Northwestern Michigan College

Northwestern Michigan College
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All resources in Northwestern Michigan College

Cascading Style Sheets

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This book is a guide to Cascading Style Sheets (CSS), a technique widely used in web pages including Wikipedia to describe their visual style and appearance. CSS can take HTML to new places creatively and functionally. Once you learn how to style mark-up, you can additionally learn JavaScript functions that make dynamic web pages.

Material Type: Textbook

HyperText Markup Language

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This is a guide to HTML, a standard markup language for web pages. A text editor and a web browser is all you need to create web pages, view your handiwork, and share information with others all over the world. This book covers simple HTML syntax. For dynamic behavior in websites, see the JavaScript wikibook. Another separate book covers Cascading Style Sheets (CSS) which handle overall look and styling, but the present book addresses CSS briefly. Additionally, XHTML has its own textbook.

Material Type: Textbook

Information Systems

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Students need to understand systems and the systems concept, and they need to understand the role of ICT in enabling systems. Students will learn the characteristics of good systems (e.g., intuitive, likable, error-resistant, fast, flexible, and the like). Knowing the characteristics of good systems will permit students to demand well designed systems and to suggest how existing systems should be changed. Students need to understand the affordances, directions, and limits of hardware, software, and networks in both personal and organizational dimensions. They also need to appreciate that, as technical capabilities change and new ones arise, more opportunities to apply ICT for efficiency, effectiveness, and innovation are afforded. They need to understand the process for developing and implementing new or improved systems and the activities of IS professionals in this process.

Material Type: Textbook

Author: Richard T. Watson

World Regional Geography: People, Places and Globalization

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The discipline of geography bridges the social sciences with the physical sciences and can provide a framework for understanding our world. By studying geography, we can begin to understand the relationships and common factors that tie our human community together. The world is undergoing globalization on a massive scale as a result of the rapid transfer of information and technology and the growth of modes of transportation and communication. The more we understand our world, the better prepared we will be to address the issues that confront our future. There are many approaches to studying world geography. This textbook takes a regional approach and focuses on themes that illustrate the globalization process, which in turn assists us in better understanding our global community and its current affairs.

Material Type: Textbook

Author: Royal Berglee

U.S. History

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U.S. History is designed to meet the scope and sequence requirements of most introductory courses. The text provides a balanced approach to U.S. history, considering the people, events, and ideas that have shaped the United States from both the top down (politics, economics, diplomacy) and bottom up (eyewitness accounts, lived experience). U.S. History covers key forces that form the American experience, with particular attention to issues of race, class, and gender.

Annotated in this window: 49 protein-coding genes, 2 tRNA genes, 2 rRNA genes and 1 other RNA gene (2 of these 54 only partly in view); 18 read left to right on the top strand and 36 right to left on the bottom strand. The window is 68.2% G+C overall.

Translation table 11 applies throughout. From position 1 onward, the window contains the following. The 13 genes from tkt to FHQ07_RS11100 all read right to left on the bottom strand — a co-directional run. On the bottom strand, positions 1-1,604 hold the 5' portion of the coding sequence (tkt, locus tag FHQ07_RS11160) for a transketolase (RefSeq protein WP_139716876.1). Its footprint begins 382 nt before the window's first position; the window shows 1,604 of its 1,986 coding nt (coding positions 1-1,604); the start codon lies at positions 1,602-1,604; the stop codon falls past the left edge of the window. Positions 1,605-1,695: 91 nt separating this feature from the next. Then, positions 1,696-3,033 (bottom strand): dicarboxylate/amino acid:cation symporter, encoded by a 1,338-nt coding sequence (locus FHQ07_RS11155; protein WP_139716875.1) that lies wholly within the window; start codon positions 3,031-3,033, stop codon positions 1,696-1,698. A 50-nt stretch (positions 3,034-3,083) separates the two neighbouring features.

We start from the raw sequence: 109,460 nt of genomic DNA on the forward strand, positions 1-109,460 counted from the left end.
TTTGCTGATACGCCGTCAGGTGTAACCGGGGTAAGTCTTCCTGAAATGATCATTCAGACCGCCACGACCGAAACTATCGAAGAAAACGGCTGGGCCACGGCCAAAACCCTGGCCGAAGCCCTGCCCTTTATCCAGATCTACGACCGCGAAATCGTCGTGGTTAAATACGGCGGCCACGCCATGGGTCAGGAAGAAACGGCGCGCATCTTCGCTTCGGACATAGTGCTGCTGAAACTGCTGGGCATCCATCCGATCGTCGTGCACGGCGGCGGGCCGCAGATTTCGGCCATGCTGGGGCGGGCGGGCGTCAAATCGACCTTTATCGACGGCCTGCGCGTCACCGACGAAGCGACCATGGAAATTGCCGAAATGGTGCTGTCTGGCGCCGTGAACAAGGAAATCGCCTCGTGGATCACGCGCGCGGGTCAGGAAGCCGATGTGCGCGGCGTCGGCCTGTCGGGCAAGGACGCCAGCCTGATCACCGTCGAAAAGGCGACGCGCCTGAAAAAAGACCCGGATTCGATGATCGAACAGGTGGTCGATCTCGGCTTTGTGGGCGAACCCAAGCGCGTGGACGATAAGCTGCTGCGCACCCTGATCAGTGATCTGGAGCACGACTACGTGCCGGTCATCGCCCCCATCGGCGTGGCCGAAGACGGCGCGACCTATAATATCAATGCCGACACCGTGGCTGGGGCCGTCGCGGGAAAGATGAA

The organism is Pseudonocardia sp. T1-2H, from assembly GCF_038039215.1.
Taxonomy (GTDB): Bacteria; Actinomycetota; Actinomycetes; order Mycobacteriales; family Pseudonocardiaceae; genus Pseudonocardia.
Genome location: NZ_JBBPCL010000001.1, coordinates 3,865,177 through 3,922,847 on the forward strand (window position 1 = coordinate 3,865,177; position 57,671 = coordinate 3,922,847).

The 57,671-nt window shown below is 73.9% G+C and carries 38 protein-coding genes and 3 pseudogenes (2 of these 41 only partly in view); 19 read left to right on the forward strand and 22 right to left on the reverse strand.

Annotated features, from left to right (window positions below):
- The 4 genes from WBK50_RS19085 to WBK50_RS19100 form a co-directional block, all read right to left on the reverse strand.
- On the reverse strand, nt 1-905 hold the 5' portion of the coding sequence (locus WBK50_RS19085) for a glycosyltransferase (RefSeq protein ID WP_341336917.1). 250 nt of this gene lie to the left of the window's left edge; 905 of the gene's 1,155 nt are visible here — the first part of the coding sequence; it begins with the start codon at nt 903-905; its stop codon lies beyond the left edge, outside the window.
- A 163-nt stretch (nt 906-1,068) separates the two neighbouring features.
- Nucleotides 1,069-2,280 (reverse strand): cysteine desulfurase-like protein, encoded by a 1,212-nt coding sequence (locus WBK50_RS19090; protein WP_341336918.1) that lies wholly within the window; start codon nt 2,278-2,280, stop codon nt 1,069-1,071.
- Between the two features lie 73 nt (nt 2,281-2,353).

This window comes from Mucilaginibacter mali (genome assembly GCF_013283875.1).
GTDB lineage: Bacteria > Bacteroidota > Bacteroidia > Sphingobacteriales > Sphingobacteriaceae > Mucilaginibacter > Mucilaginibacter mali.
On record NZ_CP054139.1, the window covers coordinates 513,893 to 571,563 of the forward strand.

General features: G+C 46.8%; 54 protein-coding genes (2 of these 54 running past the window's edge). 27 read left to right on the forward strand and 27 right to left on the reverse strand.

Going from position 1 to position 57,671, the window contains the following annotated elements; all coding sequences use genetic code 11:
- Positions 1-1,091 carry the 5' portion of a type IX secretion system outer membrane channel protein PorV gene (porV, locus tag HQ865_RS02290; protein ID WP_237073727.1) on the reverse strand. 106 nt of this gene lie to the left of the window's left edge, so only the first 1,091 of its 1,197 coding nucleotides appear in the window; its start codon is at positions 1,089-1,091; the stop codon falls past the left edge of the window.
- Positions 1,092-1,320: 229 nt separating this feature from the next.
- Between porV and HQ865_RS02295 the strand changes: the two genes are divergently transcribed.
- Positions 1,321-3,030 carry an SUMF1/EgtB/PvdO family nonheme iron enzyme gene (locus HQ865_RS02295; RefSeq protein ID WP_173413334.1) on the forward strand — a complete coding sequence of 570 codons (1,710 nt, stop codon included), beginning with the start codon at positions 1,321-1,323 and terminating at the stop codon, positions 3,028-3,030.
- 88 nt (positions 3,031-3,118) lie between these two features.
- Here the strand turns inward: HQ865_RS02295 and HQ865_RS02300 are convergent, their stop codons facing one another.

Material Type: Textbook

Authors: John M. Lund, Paul Vickery, P. Scott Corbett, Sylvie Waskiewicz, Todd Pfannestiel, Volker Janssen

U.S. History

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 U.S. History is designed to meet the scope and sequence requirements of most introductory courses. The text provides a balanced approach to U.S. history, considering the people, events, and ideas that have shaped the United States from both the top down (politics, economics, diplomacy) and bottom up (eyewitness accounts, lived experience). U.S. History covers key forces that form the American experience, with particular attention to issues of race, class, and gender.Senior Contributing AuthorsP. Scott Corbett, Ventura CollegeVolker Janssen, California State University, FullertonJohn M. Lund, Keene State CollegeTodd Pfannestiel, Clarion UniversityPaul Vickery, Oral Roberts UniversitySylvie Waskiewicz

Material Type: Full Course

Women in US History (HIST 215)

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The heritage of women represents one-half of the history of the United States; for that reason alone it is worthy of closer scrutiny than it has received in standard history courses. The movement of women for social, political, and economic equality represents the longest and most far-reaching civil rights movement in U.S. history, yet it is a movement that has received minimal space and attention in standard history courses. This class is an attempt to bring to the foreground a history that we all share but perhaps have until now lacked the opportunity or information to focus on. It is a history that I find both maddening and inspiring, and one whose study is challenging, difficult, and ultimately so rewarding that it is worth every bit of effort, and then some.

Material Type: Assessment, Full Course, Reading, Syllabus